Poland Should Do the Right Thing

The Polish government has finally come clean with the truth.

Poland, having agreed to compensate Polish Jews who lost their properties during the Nazi and Communist interregnums, has now officially rejected such a plan of action.

Several days ago, Polish Prime Minister Mateusz Morawiecki vowed that his country would never pay restitution to Jewish families whose private properties were confiscated by the Nazis or nationalized by the Communists.

At a convention of the ruling Law and Justice Party in Lodz last week, Morawiecki declared, “Whenever anyone says today that Poland must offer someone restitution, we say, we don’t consent, and we won’t.”

Claiming that restitution would be a violation of the principles of international law, he said that a compensation agreement between Poland and Jewish claimants would be a “posthumous victory” for Adolf Hitler’s Nazi regime. “Which is why we will never allow it,” he added.

Echoing his remarks, Jarosław Kaczynski, the leader of the Law and Justice Party, asserted that Poland will not agree to any claims and “does not intend to pay anything.”

Last year, a spokesman for Polish President Andrzej Duda let it be known that Poland should not be expected to pay compensation for losses and damages caused by Nazi Germany, which invaded and occupied Poland in 1939.

The comments by Morawiecki, Duda and Kaczynski are absurd and self-serving, frankly speaking.

As the World Jewish Restitution Organization suggests, a decision by Poland to offer compensation to Jews could only be regarded as an act of belated but sublime justice.

And by what logic can restitution legislation be equated with a breach of international law and a “posthumous victory” for Nazi Germany?

The president of the World Jewish Congress, Ronald Lauder, was understandably upset by Morawiecki’s gratuitous remarks, calling them “reprehensible” and urging him to retract them.

“Successive Polish governments have steadfastly refused to recognize the material losses of Polish Jewry and have essentially treated their homes and other property as the spoils of war,” he said. “And individual Poles and Polish institutions have profiteered from these assets. This unwillingness to acknowledge that the victims of the Holocaust and their heirs are entitled to a modicum of material justice is unfortunate.”

Lest it be forgotten, Poland is still the only major European country that has failed to pass a law to redress this historic injustice. Poland’s failure is all the more puzzling and galling in light of the fact that previous Polish governments have repeatedly promised to resolve this important issue.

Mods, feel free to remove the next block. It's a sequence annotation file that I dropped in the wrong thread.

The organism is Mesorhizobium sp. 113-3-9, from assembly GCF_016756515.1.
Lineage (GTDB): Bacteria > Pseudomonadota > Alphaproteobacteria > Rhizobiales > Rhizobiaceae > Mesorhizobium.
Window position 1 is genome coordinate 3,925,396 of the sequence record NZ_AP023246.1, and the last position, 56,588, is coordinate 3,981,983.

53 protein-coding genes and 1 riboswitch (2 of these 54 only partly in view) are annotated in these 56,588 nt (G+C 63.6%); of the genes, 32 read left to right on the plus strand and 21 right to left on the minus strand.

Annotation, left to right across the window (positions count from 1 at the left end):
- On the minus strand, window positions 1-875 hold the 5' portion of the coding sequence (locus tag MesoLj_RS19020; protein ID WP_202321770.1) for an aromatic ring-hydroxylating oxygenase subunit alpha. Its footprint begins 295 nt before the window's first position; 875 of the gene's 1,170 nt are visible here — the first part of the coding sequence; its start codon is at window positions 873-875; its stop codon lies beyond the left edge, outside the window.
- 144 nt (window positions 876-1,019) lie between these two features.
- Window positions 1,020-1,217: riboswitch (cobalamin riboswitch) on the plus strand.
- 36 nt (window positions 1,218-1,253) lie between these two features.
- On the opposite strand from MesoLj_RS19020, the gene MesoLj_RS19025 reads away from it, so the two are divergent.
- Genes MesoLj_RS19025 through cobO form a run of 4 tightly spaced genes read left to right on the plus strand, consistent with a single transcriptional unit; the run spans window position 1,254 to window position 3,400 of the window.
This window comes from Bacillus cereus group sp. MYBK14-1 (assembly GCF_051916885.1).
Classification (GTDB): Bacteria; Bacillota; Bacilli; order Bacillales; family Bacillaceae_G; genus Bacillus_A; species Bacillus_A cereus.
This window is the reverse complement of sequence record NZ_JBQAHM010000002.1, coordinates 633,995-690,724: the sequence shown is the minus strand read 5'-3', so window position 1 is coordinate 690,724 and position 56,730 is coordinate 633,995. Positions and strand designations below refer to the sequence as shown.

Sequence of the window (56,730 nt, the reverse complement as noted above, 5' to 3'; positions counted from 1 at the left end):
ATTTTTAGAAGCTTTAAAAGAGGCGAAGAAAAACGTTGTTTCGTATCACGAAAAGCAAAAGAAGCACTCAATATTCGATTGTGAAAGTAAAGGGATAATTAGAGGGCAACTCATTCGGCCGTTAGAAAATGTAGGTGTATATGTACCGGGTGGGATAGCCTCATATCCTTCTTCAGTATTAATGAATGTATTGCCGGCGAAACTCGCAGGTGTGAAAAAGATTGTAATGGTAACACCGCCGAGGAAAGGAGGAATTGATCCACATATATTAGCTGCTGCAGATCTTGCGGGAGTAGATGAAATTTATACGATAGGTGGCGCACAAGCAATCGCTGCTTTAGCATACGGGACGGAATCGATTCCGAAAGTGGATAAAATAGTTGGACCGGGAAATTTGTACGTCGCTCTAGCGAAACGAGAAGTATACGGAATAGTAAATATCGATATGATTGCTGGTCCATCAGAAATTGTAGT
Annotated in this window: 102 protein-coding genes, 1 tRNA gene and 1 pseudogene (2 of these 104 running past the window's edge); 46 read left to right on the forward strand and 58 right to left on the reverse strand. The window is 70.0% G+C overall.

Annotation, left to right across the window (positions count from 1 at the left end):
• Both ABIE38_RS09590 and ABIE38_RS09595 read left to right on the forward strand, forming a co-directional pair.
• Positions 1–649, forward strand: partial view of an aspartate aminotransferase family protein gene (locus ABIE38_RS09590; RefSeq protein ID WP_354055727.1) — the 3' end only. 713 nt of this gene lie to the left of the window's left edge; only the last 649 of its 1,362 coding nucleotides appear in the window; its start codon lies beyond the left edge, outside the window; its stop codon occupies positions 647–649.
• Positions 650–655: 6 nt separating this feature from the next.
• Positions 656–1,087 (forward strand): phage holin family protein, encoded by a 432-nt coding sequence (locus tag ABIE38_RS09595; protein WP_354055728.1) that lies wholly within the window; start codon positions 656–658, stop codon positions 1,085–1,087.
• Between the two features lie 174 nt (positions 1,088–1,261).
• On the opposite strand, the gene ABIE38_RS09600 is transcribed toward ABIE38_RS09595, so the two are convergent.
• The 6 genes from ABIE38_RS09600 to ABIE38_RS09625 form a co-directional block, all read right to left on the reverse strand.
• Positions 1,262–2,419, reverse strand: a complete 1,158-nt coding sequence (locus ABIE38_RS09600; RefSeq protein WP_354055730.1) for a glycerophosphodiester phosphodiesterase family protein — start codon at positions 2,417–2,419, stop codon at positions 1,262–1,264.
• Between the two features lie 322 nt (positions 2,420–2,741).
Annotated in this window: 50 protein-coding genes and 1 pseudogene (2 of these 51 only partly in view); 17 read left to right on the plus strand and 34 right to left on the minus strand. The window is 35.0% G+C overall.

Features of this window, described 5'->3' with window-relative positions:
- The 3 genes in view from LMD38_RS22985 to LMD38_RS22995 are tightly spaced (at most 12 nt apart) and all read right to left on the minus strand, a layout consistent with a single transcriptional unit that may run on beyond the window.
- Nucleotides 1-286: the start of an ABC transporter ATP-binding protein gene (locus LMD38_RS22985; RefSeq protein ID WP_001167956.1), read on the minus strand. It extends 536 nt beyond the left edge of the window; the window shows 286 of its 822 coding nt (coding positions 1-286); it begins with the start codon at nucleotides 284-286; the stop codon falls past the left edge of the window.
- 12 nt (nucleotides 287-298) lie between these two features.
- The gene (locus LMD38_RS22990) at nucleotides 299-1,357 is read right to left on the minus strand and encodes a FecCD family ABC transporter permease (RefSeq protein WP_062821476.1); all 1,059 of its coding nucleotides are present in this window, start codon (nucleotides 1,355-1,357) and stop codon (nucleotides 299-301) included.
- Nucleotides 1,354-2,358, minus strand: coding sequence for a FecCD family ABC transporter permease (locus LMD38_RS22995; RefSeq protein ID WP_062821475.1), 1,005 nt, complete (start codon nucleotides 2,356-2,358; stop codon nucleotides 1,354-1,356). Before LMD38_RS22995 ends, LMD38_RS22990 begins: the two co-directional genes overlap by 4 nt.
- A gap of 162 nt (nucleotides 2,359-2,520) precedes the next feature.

In 2001, the Sejm — the Polish parliament — passed a property restitution bill proposed by the government of Prime Minister Jerzy Buzek, but it was vetoed by President Aleksander Kwasniewski. Four years later, a bill submitted by Prime Minister Marek Belka was sidelined. In 2008, Prime Minister Donald Tusk pledged to enact restitution legislation, but nothing came of his initiative.

Senior Polish diplomat Wladyslaw Bartoszewski acknowledged in 2010 that Poland needed to do the right thing regarding the restitution of Jewish assets. And in a meeting with U.S. President Barack Obama in the White House in the same year, President Bronislaw Kmorowski said that if the Sejm passed a compensation bill, he would sign it. No such thing happened.

Rather than doing the right thing, Polish governments have been advising Jewish claimants to pursue their cases in Polish courts.

Since the fall of communism 30 years ago, a small number of Jews have managed to regain their properties on a case-by-case basis through courts, but this is a complicated, costly and protracted process that most claimants simply cannot afford.

Several months ago, during a visit to Warsaw, U.S. Secretary of State Mike Pompeo urged Poland to pass a law for the restitution of private property. He called on Poland to “move forward with comprehensive private property restitution legislation for those who lost property during the Holocaust era.”

Presumably, Pompeo was referring to legislation signed by U.S. President Donald Trump in 2018 to encourage the restoration of Jewish property in Poland. The U.S. Justice for Uncompensated Survivors Today Act, known as the 447 law, requires the State Department to keep Congress abreast of developments on this matter.

Polish nationalists estimate that restitution legislation would cost as much as $300 billion and ruin Poland’s economy. It goes without saying that no one wants to harm Poland, but in the interests of fairness and justice, Polish leaders must find an equitable way to resolve this extremely difficult and vexing problem as soon as possible.

About the Author
Sheldon Kirshner is a journalist in Toronto. He writes at his online journal, SheldonKirshner.com
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